Britain: an acute social divide in housing

By Dennis Moore
13 December 2006

“Against the Odds: An investigation comparing the lives of children on either side of Britain’s housing divide,” published by the British homeless charity Shelter, highlights the terrible problems faced by children forced to live in temporary accommodation.

The report was compiled from 6,940 face-to-face interviews with families that included 12,727 children as well as 3,477 self-completion questionnaires by children aged 11 to 15. It shows what life is like on the wrong side of the housing divide in Britain today.

Its key points are stark reading, particularly at a time when this Labour government is in the midst of a programme with the ostensible aim of pulling children out of poverty.

There are 1.6 million children in Britain currently living in bad housing. This is the equivalent of one in seven children, or 14 percent. Children living in bad housing, as against those living in adequate housing, are:

* twice as likely to have been excluded from school,

* almost twice as likely to suffer from poor health,

* three times as likely to feel unhappy about their families,

* Almost twice as likely to suffer from bullying, and

* nearly twice as likely to leave school without any GCSEs (general school leaving qualification).

There are nearly 310,000 children living in Britain today in bad housing who suffer a long-term illness or disability.

In a single year, more than 57,000 children who live in bad housing are excluded from school.

Children living in temporary accommodation will often have to change schools several times in a year. The impact of this on the educational and emotional well-being of the child is psychologically and emotionally disruptive and upsetting. As a result, many children are not able to form stable and secure relationships with adults and their peers.

In an earlier report by Shelter, “Living in Limbo,” parents reported that children missed on average 55 school days (equivalent to a quarter of a school year) due to the disruption of moving. They often have to move far away from the schools they have been attending, and it can be impractical for the child to remain at the same school without having to travel long distances to and from school.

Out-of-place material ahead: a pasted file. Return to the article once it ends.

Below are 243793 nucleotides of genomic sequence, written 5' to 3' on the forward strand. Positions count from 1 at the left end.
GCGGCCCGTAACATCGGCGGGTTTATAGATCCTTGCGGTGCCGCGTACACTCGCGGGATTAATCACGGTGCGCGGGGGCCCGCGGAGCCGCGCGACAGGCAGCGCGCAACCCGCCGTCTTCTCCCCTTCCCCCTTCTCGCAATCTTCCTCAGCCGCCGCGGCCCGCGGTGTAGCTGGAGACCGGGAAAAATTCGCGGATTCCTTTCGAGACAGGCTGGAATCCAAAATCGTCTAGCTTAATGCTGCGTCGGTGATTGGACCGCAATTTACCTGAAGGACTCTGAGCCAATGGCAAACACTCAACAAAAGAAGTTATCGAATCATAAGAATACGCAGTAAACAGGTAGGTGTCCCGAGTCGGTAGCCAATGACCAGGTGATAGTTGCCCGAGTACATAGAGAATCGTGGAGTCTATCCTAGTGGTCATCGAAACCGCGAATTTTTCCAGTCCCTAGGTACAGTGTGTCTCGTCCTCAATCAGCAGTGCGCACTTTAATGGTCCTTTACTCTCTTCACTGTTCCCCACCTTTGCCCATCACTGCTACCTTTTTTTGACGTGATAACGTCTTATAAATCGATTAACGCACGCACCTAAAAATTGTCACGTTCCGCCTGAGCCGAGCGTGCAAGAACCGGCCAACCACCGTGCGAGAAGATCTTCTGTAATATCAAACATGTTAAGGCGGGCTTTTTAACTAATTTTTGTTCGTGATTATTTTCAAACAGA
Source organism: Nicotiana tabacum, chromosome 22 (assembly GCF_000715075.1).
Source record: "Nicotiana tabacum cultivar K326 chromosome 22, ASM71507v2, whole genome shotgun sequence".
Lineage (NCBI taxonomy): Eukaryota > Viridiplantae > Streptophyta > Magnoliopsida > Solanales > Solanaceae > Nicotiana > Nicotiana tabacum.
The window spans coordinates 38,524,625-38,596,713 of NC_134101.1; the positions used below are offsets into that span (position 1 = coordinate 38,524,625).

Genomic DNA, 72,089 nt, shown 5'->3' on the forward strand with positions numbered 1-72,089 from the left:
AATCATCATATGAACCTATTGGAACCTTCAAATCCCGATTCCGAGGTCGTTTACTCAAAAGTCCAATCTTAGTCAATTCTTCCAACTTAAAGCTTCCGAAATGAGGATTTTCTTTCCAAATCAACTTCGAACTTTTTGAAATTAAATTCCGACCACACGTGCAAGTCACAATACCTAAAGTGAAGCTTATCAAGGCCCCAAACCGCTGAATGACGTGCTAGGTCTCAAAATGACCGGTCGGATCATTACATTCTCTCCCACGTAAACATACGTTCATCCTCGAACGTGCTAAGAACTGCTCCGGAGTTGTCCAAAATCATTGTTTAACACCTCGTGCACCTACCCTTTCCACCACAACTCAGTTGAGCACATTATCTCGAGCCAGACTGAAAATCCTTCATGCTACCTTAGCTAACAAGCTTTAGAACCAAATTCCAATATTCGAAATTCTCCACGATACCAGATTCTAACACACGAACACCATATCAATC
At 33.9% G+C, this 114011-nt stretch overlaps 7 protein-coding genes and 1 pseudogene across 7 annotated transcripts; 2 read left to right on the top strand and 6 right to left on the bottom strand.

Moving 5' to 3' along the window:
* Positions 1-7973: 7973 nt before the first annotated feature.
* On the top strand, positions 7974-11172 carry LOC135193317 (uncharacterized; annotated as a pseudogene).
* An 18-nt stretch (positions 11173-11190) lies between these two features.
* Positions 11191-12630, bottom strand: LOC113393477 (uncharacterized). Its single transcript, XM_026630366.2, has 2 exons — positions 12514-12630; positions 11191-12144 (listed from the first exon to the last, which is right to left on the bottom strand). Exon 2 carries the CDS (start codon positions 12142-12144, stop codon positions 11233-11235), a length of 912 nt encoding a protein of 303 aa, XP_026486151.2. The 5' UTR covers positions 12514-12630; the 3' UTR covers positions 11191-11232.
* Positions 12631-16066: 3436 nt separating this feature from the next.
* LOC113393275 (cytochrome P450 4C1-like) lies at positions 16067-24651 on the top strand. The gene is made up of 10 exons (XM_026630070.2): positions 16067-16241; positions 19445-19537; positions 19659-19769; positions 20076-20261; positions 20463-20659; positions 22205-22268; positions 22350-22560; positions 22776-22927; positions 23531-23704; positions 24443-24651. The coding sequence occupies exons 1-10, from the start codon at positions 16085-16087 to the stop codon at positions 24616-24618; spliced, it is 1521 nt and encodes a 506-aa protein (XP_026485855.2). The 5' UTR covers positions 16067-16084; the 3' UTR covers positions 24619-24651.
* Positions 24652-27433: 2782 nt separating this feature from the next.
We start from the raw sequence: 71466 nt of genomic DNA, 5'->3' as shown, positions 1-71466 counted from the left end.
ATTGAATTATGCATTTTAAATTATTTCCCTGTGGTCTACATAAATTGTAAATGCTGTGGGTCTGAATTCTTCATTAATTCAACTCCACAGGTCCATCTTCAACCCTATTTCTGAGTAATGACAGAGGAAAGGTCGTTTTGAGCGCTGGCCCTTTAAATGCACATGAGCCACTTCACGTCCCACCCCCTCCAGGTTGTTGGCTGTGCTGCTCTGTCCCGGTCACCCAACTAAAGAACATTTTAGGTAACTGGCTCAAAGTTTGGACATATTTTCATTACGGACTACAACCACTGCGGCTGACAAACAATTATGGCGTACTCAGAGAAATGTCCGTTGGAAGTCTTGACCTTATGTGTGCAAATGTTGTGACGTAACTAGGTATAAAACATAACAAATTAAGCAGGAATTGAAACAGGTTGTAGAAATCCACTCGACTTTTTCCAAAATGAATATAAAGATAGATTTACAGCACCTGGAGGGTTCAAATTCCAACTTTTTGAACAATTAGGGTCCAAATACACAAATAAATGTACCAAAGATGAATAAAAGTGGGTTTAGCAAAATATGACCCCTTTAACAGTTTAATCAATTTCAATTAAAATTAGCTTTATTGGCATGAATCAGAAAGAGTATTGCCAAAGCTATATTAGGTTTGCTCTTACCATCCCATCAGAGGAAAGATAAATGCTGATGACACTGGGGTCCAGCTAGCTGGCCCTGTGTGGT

The report included information taken from teachers in contact with children who were homeless. In one case, a teacher reported that a child who was sleeping rough was still attending school.

Children who have to live in temporary accommodation often have behavioural problems and can present a major challenge for schools. As a result, they will often be excluded. The report includes the work of Dr. Tanya Byron, who highlighted the impact of bad housing on children’s health. She explains, “Stress (from living in overcrowded housing) can manifest itself in disruptive behaviour at school or, conversely, in a child becoming withdrawn.”

Nearly 66,000 children aged 11 or older living in bad housing do not have a quiet space to do their homework.

The report insists, “The link between living in bad housing—be it overcrowded or in poor physical condition—and health problems in children is unequivocal.”

Children living in bad housing are almost twice as likely to suffer from poor health as other children. They are up to three times more likely to suffer respiratory problems.

A substantial number of children interviewed said they had problems sleeping, which is linked to slow growth rates. One child explained, “I find sleeping difficult—you can hear the noise of the rats.”

The risk of infection is high. Children described problems such as rats urinating in food-storage areas, dirty carpets in shared accommodation, dirty walls as a result of dampness, beds shared by two or three children, and bedrooms with up to four other people sleeping in them.

These conditions have to be seen in the light of the housing boom, with prices soaring well out of the reach of many. At the same time, there are no major social housing building programmes.

Milan Katri, chief economist of the Royal Institute of Chartered Surveyors, has reported that the number of households has been growing at 200,000 a year, yet new building has been running at between 140,000 and 160,000 a year. And due to government policies over the last 20 years, there have been hardly any new council houses built. Shelter recommends that a further 20,000 new houses per year be built in the social housing sector beyond present figures.

The number of houses/flats built each year is currently running at 3.1 per thousand of the population. For the year 2002, the UK built fewer houses than in 1921. Tony Key, professor of real estate economics at the Cass Business School in London, stated that this undersupply of housing has led to a huge distortion in the UK property market. Huge profits are being made, while many people are left at the mercy of private landlords or homeless with little hope of ever being able to find secure accommodation.

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